The history of the Flower Communion dates back to 1923. That’s when N.F. Čapek came up with the idea to remember the diversity of people and at the same time what they have in common. As he said, this celebration is not meant to be a cheap substitute for traditional Christian communion; it was supposed to be more in its own way and to go further and not to unite people in a certain ideology, but to offer a space of unification to all people, to anyone of good will. The main motive was to emphasize human identity and the unifying presence of the principle of life.

The idea was simple: each member of the community would bring a flower to the assembly that represented him. All flowers are placed in a common vase or basket. At the end of the ceremony, everyone takes home a different flower than the one they brought. The flower festival symbolizes the uniqueness of each individual and the sharing of this uniqueness in the community.

Our archive contains various descriptions of the first Flower Festival, and as an interesting document, we can look into the letter from N. F. Čapek to Samuel A. Eliot, President of the American Unitarian Association, dated December 30, 1923:

In the name of Providence, which implants in the seed the future of the tree and in the hearts of people the longing for people living in human love; in the name of the highest. in whom we move and who makes the mother, the brother and sister what they are; in the name of sages and great religious leaders, who sacrificed their lives to hasten the coming of [peace and justice] — let us renew our resolution — sincerely to be real brothers and sisters regardless of any kind of bar which estranges [one from another]. In this holy resolution may we be strengthened, knowing that we are God’s family, that one spirit, the spirit of love, unites us, and [may we] endeavor for a more perfect and more joyful life. Amen.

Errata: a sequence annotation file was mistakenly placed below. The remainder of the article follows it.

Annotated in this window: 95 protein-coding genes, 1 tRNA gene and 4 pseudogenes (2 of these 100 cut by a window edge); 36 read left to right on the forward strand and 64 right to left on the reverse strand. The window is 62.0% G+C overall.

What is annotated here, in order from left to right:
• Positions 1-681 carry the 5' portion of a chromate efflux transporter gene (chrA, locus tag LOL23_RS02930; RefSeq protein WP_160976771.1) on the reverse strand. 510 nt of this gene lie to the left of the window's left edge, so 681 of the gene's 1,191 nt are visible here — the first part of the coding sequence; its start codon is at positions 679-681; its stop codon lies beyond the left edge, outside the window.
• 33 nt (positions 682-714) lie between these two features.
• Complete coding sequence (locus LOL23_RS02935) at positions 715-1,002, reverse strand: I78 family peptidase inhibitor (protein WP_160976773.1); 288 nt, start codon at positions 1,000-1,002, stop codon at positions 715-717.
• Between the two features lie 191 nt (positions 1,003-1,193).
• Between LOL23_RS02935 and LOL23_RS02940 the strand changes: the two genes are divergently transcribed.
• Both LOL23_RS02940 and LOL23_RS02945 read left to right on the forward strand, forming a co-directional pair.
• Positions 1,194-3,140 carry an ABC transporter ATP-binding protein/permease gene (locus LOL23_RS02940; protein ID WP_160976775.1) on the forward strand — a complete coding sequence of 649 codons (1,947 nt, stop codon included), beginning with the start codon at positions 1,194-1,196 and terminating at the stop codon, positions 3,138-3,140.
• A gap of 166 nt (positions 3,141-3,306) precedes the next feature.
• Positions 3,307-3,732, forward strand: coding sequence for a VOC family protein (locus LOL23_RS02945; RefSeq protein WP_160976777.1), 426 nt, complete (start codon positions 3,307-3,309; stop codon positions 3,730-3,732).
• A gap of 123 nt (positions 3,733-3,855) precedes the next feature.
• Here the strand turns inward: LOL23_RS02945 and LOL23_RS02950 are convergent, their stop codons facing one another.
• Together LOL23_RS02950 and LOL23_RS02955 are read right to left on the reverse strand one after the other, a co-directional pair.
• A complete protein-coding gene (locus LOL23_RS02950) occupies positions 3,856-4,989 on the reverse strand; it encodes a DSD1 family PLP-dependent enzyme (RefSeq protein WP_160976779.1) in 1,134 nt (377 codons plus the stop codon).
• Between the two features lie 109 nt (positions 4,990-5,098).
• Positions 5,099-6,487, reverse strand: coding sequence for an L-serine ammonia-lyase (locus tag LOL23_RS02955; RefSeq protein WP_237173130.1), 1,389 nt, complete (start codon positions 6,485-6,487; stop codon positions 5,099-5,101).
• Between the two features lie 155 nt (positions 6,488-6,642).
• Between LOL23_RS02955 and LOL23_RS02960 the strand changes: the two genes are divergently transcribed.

At another Flower Communion in June 1924, Čapek devoted his attention to capturing the main principles:

As a symbol and sacrament, we chose the most tender, accessible and unbeautiful thing that nature gives us, flowers. A flower is divine. One cannot make it, even if he were trying as much as possible. The result would be a fake without scent of life, nothing else. What should our present symbol, our sacrament express?

  • Each and every one of us is symbolized by a flower.
  • The flowers connected in a bunch of flower symbolize brotherhood, our sense of belonging.
  • The manner in which we picked the flowers and brought them with us symbolizes free will and freedom.
  • When you will be leaving this gathering, calmly and with no hurry, each person will pick one flower from the bunch for himself as a sign of not deciding who he considers to be his brother or sister. We are trying to create an atmosphere favorable to spiritual growth. Anyone who would come with a different intention will feel he is not at home here; he will be like a withered flower nobody wants.

The Flower Communion was enthusiastically embraced in all Unitarian communities in Czechoslovakia and became an integral part of their liturgical year. It also found its way to various Unitarian communities in many countries around the world.

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